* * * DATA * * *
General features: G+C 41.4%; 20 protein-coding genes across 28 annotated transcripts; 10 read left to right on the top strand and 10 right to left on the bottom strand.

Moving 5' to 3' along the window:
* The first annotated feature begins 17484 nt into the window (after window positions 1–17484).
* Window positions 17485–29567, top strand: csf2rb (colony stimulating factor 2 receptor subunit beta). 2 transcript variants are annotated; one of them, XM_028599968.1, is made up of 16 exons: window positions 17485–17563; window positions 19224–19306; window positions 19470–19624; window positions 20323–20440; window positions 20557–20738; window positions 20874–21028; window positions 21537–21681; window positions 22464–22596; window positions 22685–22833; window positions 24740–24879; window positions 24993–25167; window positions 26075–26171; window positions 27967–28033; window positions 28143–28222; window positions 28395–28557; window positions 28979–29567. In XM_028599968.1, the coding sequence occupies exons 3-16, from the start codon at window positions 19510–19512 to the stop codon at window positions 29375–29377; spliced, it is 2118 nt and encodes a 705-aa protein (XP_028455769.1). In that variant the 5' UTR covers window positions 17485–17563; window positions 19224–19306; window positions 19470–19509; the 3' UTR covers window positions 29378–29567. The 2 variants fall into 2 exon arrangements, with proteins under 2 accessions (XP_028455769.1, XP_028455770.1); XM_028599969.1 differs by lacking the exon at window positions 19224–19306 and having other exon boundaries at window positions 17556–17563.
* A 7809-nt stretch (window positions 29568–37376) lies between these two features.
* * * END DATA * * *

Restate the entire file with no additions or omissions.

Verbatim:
General features: G+C 41.4%; 20 protein-coding genes across 28 annotated transcripts; 10 read left to right on the top strand and 10 right to left on the bottom strand.

Moving 5' to 3' along the window:
* The first annotated feature begins 17484 nt into the window (after window positions 1–17484).
* Window positions 17485–29567, top strand: csf2rb (colony stimulating factor 2 receptor subunit beta). 2 transcript variants are annotated; one of them, XM_028599968.1, is made up of 16 exons: window positions 17485–17563; window positions 19224–19306; window positions 19470–19624; window positions 20323–20440; window positions 20557–20738; window positions 20874–21028; window positions 21537–21681; window positions 22464–22596; window positions 22685–22833; window positions 24740–24879; window positions 24993–25167; window positions 26075–26171; window positions 27967–28033; window positions 28143–28222; window positions 28395–28557; window positions 28979–29567. In XM_028599968.1, the coding sequence occupies exons 3-16, from the start codon at window positions 19510–19512 to the stop codon at window positions 29375–29377; spliced, it is 2118 nt and encodes a 705-aa protein (XP_028455769.1). In that variant the 5' UTR covers window positions 17485–17563; window positions 19224–19306; window positions 19470–19509; the 3' UTR covers window positions 29378–29567. The 2 variants fall into 2 exon arrangements, with proteins under 2 accessions (XP_028455769.1, XP_028455770.1); XM_028599969.1 differs by lacking the exon at window positions 19224–19306 and having other exon boundaries at window positions 17556–17563.
* A 7809-nt stretch (window positions 29568–37376) lies between these two features.